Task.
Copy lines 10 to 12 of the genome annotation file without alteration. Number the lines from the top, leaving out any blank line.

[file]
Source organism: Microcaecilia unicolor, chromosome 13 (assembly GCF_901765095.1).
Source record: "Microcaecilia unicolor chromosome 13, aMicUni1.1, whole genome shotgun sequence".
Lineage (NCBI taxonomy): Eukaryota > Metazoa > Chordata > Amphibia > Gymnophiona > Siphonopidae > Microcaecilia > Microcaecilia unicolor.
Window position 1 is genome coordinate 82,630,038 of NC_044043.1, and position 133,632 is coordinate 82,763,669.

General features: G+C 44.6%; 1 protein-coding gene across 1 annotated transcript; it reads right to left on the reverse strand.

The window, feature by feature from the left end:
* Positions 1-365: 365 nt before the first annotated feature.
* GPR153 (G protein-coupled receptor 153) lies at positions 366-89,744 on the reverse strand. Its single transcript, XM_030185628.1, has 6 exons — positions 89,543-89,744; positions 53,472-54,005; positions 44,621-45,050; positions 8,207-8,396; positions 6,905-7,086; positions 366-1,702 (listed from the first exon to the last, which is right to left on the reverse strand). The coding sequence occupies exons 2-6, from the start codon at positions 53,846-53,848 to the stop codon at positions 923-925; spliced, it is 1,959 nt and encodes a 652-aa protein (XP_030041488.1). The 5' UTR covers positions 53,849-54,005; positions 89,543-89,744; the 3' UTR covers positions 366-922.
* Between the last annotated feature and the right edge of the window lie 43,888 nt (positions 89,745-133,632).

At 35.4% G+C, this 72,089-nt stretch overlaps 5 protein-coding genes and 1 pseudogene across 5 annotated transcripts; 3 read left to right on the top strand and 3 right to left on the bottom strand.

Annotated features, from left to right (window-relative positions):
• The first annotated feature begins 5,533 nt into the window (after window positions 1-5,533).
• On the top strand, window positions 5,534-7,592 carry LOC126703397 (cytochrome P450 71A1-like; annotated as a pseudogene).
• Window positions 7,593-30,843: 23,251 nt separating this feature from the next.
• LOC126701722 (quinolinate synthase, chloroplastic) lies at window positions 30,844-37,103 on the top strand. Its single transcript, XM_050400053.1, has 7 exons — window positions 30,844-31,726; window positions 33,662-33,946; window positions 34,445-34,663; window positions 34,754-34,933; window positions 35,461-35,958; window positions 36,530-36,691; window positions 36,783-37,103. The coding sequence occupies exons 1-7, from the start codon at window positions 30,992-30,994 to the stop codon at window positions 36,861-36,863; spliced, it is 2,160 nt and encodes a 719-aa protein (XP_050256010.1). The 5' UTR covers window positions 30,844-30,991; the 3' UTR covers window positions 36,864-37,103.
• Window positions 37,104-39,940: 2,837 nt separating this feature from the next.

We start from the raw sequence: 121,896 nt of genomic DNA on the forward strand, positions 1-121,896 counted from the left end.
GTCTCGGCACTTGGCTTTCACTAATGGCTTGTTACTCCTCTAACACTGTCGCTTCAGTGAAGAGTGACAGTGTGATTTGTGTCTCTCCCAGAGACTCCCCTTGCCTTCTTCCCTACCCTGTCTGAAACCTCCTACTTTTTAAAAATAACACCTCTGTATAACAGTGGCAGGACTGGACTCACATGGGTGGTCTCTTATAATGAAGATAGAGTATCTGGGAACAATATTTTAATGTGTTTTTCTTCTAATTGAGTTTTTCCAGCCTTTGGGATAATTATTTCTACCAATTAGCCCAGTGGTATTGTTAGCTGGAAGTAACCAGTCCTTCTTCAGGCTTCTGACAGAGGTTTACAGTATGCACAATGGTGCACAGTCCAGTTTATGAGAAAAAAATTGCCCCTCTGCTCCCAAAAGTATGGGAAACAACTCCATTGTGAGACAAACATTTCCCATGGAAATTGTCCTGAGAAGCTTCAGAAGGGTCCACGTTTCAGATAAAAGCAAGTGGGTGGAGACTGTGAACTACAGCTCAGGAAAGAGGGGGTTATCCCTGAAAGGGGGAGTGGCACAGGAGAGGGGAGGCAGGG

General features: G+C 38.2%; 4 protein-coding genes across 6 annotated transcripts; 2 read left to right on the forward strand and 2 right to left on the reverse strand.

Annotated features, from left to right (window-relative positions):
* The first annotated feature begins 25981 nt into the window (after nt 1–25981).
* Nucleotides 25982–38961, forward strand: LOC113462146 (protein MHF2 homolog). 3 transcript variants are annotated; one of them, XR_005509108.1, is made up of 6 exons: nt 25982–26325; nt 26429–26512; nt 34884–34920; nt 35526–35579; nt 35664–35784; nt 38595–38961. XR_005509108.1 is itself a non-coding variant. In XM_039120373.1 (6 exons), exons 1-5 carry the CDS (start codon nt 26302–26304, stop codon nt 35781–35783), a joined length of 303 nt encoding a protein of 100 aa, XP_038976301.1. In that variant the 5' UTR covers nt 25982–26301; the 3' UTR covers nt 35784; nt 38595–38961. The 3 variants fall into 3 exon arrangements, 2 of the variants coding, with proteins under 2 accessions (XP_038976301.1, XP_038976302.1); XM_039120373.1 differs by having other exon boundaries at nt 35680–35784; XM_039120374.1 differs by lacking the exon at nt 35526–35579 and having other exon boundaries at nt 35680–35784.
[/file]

At 35.4% G+C, this 72,089-nt stretch overlaps 5 protein-coding genes and 1 pseudogene across 5 annotated transcripts; 3 read left to right on the top strand and 3 right to left on the bottom strand.

Annotated features, from left to right (window-relative positions):
• The first annotated feature begins 5,533 nt into the window (after window positions 1-5,533).